Subtitle: Don’t second guess Josh Wright & Scapy rocks

Tim Tomes (http://lanmaster53.com/) and I were asked to do a penetration test on a network with some 802.1X protection. I had a good bit going on at the time and Tim got to do all the hands on fun stuff (No.. I’m not bitter). We talked about attack strategies and bounced some ideas off each other on how to p0wn the network. While he did all the hands on, I got to write some code to help out.

Tim needed to do some brute force attacks against a 802.1X authentication packet that he captured, but there isn’t a tool out there to do that.     xtest does dictionary attacks, but not brute forcing.  He mentioned that SANS SEC660 covers a technique for doing it using a modified version of xtest to read passwords from STDIN. I said, “You don’t need to modify xtest.. just create a FIFO queue and read from there.”. So I dropped to a terminal and did something like this…

root@bt:/pentest/passwords/jtr# mknod pwque p
root@bt:/pentest/passwords/jtr# ./john -i:ALL –stdout > pwque &
root@bt:/pentest/passwords/jtr# ~/xtest-1.0/xtest -w ./pwque -c ~/xtest-1.0/sample-pcaps/7971G-EAP_Success.pcap

It doesn’t work. Lesson learned: Don’t question Josh Wright. There is a reason he rewrote part of the code. Both Tim and I are chomping at the bit to take SEC660, but we haven’t yet so we didn’t have access to the Josh’s modifications. Looking through the xtest code you can see a loop in “utils.c” in the password_discovery() function that looks like this…

/* Calculate Total Number of passwords for attack */
while( fgets(passwd, sizeof(passwd), in_file) != NULL ) {
wordcount++;
}
rewind(in_file);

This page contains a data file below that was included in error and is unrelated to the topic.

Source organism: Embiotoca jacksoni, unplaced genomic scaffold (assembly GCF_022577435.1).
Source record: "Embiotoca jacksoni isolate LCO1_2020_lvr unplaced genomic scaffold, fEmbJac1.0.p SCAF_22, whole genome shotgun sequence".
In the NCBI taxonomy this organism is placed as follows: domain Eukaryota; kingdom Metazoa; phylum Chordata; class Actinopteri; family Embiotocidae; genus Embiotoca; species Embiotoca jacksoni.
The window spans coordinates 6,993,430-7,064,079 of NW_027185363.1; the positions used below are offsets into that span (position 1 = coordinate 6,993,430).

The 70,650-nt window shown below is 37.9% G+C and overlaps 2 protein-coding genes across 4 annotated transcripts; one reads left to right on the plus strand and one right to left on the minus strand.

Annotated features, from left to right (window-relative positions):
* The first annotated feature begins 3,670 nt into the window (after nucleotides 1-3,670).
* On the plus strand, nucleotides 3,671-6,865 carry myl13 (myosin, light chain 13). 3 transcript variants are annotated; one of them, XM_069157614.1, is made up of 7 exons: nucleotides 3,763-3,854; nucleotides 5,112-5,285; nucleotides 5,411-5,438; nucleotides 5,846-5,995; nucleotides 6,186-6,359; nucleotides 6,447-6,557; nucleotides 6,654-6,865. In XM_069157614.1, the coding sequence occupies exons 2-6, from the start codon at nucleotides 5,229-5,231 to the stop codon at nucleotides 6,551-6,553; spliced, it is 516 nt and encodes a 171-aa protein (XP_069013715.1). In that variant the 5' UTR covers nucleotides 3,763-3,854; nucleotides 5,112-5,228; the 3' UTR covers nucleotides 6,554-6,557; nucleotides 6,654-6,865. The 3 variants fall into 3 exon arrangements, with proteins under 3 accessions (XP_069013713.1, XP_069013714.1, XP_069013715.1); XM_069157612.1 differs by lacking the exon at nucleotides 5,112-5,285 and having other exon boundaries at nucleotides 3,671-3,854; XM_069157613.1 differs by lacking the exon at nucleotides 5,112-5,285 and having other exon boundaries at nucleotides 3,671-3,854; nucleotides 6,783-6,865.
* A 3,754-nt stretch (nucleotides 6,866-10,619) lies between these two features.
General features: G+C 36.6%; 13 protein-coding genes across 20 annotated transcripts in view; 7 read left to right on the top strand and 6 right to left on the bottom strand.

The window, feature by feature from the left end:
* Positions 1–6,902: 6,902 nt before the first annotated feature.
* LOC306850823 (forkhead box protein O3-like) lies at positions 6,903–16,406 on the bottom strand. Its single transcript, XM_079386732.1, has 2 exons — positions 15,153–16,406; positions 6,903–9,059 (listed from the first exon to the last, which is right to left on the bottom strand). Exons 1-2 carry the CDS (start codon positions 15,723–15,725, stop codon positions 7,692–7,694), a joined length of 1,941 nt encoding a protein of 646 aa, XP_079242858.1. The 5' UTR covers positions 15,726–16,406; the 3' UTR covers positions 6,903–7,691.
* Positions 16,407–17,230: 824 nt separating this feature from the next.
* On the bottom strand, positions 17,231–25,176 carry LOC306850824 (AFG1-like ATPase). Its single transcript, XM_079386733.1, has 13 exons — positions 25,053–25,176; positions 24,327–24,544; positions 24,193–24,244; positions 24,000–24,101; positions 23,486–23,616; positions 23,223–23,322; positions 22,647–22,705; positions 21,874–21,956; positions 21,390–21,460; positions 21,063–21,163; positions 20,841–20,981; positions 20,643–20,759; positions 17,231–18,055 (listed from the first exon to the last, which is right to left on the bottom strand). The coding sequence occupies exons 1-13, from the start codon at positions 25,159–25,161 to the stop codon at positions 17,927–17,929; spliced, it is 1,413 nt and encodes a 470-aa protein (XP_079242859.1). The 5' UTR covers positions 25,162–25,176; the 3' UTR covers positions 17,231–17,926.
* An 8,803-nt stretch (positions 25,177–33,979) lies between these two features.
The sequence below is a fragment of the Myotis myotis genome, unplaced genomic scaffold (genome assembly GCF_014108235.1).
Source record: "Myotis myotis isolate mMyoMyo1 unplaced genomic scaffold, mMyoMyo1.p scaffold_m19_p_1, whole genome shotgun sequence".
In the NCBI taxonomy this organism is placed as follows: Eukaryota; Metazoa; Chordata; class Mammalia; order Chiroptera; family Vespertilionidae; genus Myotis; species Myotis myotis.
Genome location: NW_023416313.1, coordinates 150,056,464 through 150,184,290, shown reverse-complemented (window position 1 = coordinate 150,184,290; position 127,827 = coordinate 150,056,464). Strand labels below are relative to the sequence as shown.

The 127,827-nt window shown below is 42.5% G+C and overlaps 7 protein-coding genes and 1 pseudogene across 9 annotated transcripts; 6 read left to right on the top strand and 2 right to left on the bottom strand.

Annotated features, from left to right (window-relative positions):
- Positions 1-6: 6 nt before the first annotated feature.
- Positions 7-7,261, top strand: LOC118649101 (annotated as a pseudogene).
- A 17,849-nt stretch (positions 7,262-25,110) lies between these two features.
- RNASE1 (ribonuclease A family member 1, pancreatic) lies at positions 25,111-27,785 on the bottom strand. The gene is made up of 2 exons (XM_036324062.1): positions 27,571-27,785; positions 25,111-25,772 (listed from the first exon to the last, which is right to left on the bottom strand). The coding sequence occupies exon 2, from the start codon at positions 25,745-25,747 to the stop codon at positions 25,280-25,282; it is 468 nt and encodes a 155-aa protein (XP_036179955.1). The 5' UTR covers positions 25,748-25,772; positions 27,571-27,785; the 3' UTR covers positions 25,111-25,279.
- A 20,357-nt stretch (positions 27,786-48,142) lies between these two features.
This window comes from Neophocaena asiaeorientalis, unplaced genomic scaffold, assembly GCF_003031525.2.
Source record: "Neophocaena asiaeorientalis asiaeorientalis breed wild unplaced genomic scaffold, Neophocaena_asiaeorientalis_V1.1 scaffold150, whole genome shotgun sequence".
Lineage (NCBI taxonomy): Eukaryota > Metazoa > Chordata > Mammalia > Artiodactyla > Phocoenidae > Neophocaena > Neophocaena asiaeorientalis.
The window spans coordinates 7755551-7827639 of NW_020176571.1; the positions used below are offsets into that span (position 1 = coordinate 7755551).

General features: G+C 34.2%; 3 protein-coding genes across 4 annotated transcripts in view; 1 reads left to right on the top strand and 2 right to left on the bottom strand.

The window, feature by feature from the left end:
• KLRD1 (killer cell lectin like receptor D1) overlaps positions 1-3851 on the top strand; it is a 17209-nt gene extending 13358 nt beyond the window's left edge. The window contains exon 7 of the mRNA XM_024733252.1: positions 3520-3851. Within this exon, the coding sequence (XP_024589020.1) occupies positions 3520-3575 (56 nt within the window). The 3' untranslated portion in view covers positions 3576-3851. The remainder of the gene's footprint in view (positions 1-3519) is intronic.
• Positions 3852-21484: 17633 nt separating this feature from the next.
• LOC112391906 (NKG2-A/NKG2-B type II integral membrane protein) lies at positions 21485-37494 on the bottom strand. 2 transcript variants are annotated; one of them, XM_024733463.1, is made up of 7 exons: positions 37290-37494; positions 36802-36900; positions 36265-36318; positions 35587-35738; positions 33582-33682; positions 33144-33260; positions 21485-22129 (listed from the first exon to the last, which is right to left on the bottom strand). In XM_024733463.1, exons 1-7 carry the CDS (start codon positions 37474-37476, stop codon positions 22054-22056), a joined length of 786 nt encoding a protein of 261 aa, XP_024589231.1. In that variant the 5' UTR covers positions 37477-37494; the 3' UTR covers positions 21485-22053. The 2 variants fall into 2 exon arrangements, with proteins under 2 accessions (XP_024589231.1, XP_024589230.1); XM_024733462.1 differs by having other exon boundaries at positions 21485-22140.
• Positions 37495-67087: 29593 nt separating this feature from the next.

printf(“[+] Attempting Dictionary Attack with %d passwords of the dictionary %s\n”,wordcount,dictFile);


while( fgets(passwd, sizeof(passwd), in_file) != NULL ) {


wordcount++;


}


rewind(in_file);


printf(“[+] Attempting Dictionary Attack with %d passwords of the dictionary %s\n”,wordcount,dictFile);

This loop reads the password file until it reaches the end and prints how many passwords it counted in the file. Then it does a “rewind” to start back at the beginning of the file with its guessing. That doesn’t work if you are brute forcing something and there is no end to of file. Remove ALL those lines of code and recompile so you can use the FIFO file object to brute force as input. After making that change the commands above works properly.   (Note:  Alternatively, you can use Josh’s patch.  Josh Wright was nice enough to email me his xtest patch.  You can download it here: xtest-stdin-warnfix.diff )

xtest can do more than just brute-force a EAP-MD5 hash in a packet capture and I kind of like having my password count in my output (the code we removed).  Tim said, “I bet SCAPY would make writing an EAP-MD5 brute-force pretty simple”. He was right. With SCAPY parsing packets is trivial. Writing an EAP-MD5 brute-force tool only requires a few lines of code.

Submitted for your approval: eapmd5crack.py

The tools accepts a packet capture containing an EAP-MD5 challenge and response and does a dictionary attack to determine the password. You can also use a FIFO queue to brute-force passwords with JTR.

Here is a sample run using a dictionary:


Download it here:
eapmd5crack.py



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